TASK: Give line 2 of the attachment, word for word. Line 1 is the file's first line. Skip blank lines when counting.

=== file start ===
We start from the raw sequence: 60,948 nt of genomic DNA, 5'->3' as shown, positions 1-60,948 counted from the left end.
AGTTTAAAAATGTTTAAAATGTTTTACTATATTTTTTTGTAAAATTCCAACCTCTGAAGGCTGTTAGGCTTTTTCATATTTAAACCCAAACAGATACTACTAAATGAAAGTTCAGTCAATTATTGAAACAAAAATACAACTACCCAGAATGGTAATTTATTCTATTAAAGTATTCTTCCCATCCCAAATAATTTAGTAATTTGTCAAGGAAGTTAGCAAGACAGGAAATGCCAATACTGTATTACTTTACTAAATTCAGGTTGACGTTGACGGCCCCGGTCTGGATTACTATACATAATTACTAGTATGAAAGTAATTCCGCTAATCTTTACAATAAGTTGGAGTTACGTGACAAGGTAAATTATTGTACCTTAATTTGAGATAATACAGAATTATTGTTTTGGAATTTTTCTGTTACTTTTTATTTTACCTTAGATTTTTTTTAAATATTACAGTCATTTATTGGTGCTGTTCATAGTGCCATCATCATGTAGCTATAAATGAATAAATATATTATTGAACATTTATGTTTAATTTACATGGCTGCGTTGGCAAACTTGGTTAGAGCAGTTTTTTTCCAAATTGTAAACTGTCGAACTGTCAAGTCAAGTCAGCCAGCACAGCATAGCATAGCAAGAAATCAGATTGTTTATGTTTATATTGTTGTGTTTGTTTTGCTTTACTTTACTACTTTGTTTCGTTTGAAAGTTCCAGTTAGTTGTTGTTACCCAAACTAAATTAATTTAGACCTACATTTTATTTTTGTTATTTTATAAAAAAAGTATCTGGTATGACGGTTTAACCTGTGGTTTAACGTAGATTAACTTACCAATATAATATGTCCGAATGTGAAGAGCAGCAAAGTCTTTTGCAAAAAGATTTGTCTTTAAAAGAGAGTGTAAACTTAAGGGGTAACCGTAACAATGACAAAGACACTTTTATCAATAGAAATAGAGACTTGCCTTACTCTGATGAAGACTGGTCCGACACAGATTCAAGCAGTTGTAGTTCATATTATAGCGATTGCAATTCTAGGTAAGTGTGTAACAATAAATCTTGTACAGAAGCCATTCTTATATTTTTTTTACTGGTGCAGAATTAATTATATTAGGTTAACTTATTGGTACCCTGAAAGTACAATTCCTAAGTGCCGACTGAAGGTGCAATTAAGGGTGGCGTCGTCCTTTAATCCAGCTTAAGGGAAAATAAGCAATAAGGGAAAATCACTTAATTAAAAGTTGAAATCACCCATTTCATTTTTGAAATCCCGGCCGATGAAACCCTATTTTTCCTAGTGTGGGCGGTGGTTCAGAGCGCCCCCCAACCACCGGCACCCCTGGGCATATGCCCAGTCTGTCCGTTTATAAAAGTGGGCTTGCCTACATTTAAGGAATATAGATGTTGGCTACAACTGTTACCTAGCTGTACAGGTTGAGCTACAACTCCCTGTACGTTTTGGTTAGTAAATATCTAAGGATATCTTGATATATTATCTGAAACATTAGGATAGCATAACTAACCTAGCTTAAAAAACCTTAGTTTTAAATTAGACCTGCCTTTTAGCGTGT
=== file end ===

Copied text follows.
AGTTTAAAAATGTTTAAAATGTTTTACTATATTTTTTTGTAAAATTCCAACCTCTGAAGGCTGTTAGGCTTTTTCATATTTAAACCCAAACAGATACTACTAAATGAAAGTTCAGTCAATTATTGAAACAAAAATACAACTACCCAGAATGGTAATTTATTCTATTAAAGTATTCTTCCCATCCCAAATAATTTAGTAATTTGTCAAGGAAGTTAGCAAGACAGGAAATGCCAATACTGTATTACTTTACTAAATTCAGGTTGACGTTGACGGCCCCGGTCTGGATTACTATACATAATTACTAGTATGAAAGTAATTCCGCTAATCTTTACAATAAGTTGGAGTTACGTGACAAGGTAAATTATTGTACCTTAATTTGAGATAATACAGAATTATTGTTTTGGAATTTTTCTGTTACTTTTTATTTTACCTTAGATTTTTTTTAAATATTACAGTCATTTATTGGTGCTGTTCATAGTGCCATCATCATGTAGCTATAAATGAATAAATATATTATTGAACATTTATGTTTAATTTACATGGCTGCGTTGGCAAACTTGGTTAGAGCAGTTTTTTTCCAAATTGTAAACTGTCGAACTGTCAAGTCAAGTCAGCCAGCACAGCATAGCATAGCAAGAAATCAGATTGTTTATGTTTATATTGTTGTGTTTGTTTTGCTTTACTTTACTACTTTGTTTCGTTTGAAAGTTCCAGTTAGTTGTTGTTACCCAAACTAAATTAATTTAGACCTACATTTTATTTTTGTTATTTTATAAAAAAAGTATCTGGTATGACGGTTTAACCTGTGGTTTAACGTAGATTAACTTACCAATATAATATGTCCGAATGTGAAGAGCAGCAAAGTCTTTTGCAAAAAGATTTGTCTTTAAAAGAGAGTGTAAACTTAAGGGGTAACCGTAACAATGACAAAGACACTTTTATCAATAGAAATAGAGACTTGCCTTACTCTGATGAAGACTGGTCCGACACAGATTCAAGCAGTTGTAGTTCATATTATAGCGATTGCAATTCTAGGTAAGTGTGTAACAATAAATCTTGTACAGAAGCCATTCTTATATTTTTTTTACTGGTGCAGAATTAATTATATTAGGTTAACTTATTGGTACCCTGAAAGTACAATTCCTAAGTGCCGACTGAAGGTGCAATTAAGGGTGGCGTCGTCCTTTAATCCAGCTTAAGGGAAAATAAGCAATAAGGGAAAATCACTTAATTAAAAGTTGAAATCACCCATTTCATTTTTGAAATCCCGGCCGATGAAACCCTATTTTTCCTAGTGTGGGCGGTGGTTCAGAGCGCCCCCCAACCACCGGCACCCCTGGGCATATGCCCAGTCTGTCCGTTTATAAAAGTGGGCTTGCCTACATTTAAGGAATATAGATGTTGGCTACAACTGTTACCTAGCTGTACAGGTTGAGCTACAACTCCCTGTACGTTTTGGTTAGTAAATATCTAAGGATATCTTGATATATTATCTGAAACATTAGGATAGCATAACTAACCTAGCTTAAAAAACCTTAGTTTTAAATTAGACCTGCCTTTTAGCGTGT